NATOSource|Daily News of the World's Most Powerful Alliance

August 26, 2014
Russian President Vladimir Putin and German Chancellor Angela Merkel, June 6, 2007
The last few months have made clear that NATO's core mutual-defense mission is more intensely relevant than at any time since the collapse of the Soviet Union 23 years ago.
And it's unclear if the alliance still has the credibility to deter Russia.But there's one more crucial change for NATO: For the first time, Germany, more than the U.S., may hold the key to NATO's effectiveness.
With the largest population and economy in Europe, Germany has the heft to drive the alliance's security agenda. NATO's European members stretch from Iceland to Romania, and the U.S. has shouldered the bulk of security responsibilities since NATO's 1949 founding. But amid budget cuts at home and an increasingly isolationist public, the U.S. is winding down its European footprint. The only other NATO country with the military size, industrial might and economic wherewithal to fill the gap is Germany. . . .
"The French are overstretched contributing to security missions in Mali and CAR," observes Jorge Benitez, senior fellow for trans-Atlantic security at the Atlantic Council think tank, referring to the Central African Republic. "The Brits are overstretched. . . ."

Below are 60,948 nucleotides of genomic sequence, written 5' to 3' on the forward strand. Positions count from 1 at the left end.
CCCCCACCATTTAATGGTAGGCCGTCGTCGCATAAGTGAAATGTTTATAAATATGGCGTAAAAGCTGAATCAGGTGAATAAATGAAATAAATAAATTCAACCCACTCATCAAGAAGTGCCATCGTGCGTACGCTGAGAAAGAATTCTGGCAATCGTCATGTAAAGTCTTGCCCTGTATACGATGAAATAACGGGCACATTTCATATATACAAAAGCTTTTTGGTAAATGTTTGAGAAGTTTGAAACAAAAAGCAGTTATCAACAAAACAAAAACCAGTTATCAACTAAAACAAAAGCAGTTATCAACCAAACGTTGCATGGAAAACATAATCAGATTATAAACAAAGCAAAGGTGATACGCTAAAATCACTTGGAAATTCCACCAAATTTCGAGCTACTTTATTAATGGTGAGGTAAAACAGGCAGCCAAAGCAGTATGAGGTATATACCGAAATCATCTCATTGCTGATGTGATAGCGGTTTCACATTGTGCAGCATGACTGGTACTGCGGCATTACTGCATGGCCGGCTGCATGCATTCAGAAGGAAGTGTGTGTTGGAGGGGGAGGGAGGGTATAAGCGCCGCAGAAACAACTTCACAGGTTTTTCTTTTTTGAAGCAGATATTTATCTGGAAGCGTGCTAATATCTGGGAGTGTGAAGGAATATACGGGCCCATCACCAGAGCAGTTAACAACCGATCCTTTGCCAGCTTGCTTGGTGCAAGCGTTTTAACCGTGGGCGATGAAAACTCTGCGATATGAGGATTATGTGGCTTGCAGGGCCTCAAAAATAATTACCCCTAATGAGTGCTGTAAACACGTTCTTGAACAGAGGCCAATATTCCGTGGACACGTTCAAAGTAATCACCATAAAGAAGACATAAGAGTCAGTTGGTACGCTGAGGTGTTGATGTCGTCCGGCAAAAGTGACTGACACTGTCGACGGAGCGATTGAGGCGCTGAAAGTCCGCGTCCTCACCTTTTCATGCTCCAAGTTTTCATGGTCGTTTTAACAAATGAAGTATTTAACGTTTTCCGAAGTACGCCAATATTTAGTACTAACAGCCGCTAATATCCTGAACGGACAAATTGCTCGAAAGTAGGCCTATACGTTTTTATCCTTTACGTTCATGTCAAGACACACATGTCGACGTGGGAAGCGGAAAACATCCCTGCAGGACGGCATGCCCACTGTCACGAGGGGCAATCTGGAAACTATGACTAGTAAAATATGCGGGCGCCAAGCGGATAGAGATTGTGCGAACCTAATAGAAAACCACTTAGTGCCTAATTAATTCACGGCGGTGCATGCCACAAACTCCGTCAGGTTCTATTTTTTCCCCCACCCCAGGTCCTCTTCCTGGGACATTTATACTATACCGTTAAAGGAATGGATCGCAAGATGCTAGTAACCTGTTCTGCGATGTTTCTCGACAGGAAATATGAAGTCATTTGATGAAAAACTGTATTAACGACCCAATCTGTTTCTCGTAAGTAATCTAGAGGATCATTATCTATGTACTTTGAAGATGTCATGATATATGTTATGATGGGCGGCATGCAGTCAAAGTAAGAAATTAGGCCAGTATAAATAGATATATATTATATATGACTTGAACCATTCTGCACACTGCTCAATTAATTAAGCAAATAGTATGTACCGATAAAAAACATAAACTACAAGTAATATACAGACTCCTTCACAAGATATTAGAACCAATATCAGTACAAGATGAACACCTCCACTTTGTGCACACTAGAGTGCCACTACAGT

Despite talk of increasing the defense budget in the wake of Russia's takeover of Crimea, Berlin ultimately cut its military spending for the coming year by €800 million (about $1 billion) — from €33.3 billion to €32.4 billion. The government argued it had to close the budget gap, but Benitez says it's a bad sign that "they're cutting the defense budget at a time when their economy is doing so much better than the other allies. . . ."
Speaking in Riga, the Latvian capital, on Aug. 18, [German Chancellor Angela] Merkel acknowledged that Europe needs to recalibrate its security strategy given Russia's unexpected aggression. She sought to reassure the Baltics that Germany would come to the defense of its NATO allies. She also acknowledged that preparations for such a scenario "must be stronger than we thought necessary a few years ago. . . ."
But Merkel did not say what Latvian leaders wanted to hear most — that she supported NATO stationing troops permanently on its turf. . . .
"Merkel and Foreign Minister Frank-Walter Steinmeier have made it clear that they do not support a permanent stationing of NATO forces in Eastern Europe," believing it to be an "unnecessary escalation," Robin Allers, a senior fellow at the Norwegian Institute for Defense Studies, writes on the NATOSource blog.

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